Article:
Over on Software Safari, my colleague Brian Sommer recently blogged about a DM Review article titled "Blame the Vendor for the Project You Screwed Up". The piece offers "ten excuses that are overused in the annals of pointing the finger at botched projects." Being the hands-on, experienced curmudgeon that he can be, Brian was not content to sit still and just review someone else's ideas. Rather, he also offered up his own perspectives on why implementation projects fail. I'll quote some of the more pithy reasons below.
"No one in our firm can make a decision -- the project died from paralysis."
"Everyone in our firm is intractable. No one seems able to put aside some of their 'requirements' for the greater good."
"We're terrible at math and still don't know why 28 half-time workers don't work as effectively as 14 full-time team members."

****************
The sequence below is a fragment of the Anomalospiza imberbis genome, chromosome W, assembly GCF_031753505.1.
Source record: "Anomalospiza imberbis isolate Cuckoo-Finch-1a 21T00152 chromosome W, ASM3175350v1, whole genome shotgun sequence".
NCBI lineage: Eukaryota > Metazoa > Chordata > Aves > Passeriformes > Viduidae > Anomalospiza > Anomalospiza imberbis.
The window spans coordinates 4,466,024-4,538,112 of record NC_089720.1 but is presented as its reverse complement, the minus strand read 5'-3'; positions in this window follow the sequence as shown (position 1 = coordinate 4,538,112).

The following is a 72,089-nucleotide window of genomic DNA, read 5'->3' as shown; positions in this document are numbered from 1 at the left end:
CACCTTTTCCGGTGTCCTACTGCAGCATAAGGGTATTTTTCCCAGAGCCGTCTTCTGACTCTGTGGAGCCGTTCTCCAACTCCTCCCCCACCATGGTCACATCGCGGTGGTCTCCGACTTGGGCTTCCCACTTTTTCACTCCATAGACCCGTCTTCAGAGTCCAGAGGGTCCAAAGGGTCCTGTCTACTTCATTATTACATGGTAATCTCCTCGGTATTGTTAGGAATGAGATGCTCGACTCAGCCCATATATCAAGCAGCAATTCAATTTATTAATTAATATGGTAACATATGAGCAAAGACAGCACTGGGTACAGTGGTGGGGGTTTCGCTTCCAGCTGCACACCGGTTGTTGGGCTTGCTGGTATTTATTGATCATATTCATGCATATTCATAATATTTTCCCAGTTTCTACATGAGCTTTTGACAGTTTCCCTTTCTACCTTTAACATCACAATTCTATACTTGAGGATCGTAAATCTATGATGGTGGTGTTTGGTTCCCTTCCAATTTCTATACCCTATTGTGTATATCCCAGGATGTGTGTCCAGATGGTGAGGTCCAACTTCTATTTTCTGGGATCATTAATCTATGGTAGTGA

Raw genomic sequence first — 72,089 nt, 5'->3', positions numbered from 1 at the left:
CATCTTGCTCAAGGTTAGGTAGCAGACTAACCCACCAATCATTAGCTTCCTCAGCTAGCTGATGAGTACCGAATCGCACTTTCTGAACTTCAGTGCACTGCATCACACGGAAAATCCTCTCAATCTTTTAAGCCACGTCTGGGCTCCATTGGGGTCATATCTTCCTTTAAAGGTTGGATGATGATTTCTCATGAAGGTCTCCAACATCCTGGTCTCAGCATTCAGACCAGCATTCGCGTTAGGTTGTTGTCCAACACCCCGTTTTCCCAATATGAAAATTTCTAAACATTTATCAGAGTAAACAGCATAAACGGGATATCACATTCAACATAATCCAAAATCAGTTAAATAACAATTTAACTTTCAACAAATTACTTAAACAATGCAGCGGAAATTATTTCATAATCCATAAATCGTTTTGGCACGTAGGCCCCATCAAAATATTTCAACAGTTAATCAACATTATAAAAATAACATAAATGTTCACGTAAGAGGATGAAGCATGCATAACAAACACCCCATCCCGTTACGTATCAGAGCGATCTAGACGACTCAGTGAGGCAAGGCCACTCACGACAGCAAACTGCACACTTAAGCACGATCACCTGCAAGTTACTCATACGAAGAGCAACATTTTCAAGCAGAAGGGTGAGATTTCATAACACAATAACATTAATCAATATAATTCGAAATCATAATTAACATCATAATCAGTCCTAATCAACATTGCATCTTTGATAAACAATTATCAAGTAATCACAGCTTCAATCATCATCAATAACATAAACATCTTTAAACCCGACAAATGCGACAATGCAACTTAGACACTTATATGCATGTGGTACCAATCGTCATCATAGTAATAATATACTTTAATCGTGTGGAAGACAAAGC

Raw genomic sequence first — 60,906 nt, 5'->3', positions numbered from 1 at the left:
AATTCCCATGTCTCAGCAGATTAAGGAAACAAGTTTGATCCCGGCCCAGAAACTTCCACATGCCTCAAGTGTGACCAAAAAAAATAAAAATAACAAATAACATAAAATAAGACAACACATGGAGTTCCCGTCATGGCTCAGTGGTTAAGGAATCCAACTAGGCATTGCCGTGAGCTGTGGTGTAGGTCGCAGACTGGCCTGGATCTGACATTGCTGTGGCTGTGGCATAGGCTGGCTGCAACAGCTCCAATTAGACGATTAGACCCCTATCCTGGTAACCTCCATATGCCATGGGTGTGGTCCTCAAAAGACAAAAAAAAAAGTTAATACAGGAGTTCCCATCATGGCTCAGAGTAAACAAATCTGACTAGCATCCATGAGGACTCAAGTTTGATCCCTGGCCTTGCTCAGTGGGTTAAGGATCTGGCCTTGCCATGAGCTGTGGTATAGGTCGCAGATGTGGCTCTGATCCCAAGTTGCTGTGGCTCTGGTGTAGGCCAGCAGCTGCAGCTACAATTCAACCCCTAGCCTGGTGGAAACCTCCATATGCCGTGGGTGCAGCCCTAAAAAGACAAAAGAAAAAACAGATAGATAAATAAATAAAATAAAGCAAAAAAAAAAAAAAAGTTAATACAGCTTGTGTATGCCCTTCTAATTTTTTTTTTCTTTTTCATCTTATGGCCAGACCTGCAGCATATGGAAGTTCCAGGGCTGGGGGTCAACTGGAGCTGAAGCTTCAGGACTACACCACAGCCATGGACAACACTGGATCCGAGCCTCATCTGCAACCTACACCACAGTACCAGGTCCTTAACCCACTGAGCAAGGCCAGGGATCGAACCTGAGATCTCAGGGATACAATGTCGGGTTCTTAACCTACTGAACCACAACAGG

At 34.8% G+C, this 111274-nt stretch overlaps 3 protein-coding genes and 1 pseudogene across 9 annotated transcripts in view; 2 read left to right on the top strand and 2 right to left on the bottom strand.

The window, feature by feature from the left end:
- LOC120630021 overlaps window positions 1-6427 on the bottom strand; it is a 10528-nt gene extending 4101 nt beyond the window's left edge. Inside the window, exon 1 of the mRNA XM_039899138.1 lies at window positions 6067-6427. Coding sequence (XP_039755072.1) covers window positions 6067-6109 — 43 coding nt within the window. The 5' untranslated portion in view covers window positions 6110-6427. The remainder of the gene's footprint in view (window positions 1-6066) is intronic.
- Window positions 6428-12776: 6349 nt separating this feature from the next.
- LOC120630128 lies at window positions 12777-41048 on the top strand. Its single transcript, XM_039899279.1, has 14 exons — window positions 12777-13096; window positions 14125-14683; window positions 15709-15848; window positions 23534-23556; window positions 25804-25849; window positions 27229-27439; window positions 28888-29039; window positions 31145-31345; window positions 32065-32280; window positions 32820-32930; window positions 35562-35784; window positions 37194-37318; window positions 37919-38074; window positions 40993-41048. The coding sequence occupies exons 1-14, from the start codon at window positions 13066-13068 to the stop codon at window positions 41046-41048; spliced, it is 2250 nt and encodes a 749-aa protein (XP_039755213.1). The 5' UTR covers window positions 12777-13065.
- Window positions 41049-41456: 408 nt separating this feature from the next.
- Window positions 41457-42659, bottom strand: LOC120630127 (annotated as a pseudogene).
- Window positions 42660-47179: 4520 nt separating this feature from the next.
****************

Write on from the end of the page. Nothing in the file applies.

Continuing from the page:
"Our project sponsor had no political power and the project was canceled the first time an important monetary or policy issue arose."
"We have some users who sabotaged this implementation because they wanted this to fail and hope we'll go back and buy the package they really wanted."
Brian's comments are fascinating food for thought next time you're kicking yourself for that packaged application implementation (eProcurement or otherwise) that is six months late and/or three times over budget. Also, if you're curious about this topic, another excellent blog on the subject worth checking out is Michael Krigsman's Rearranging the Deck Chairs: IT Project Failures.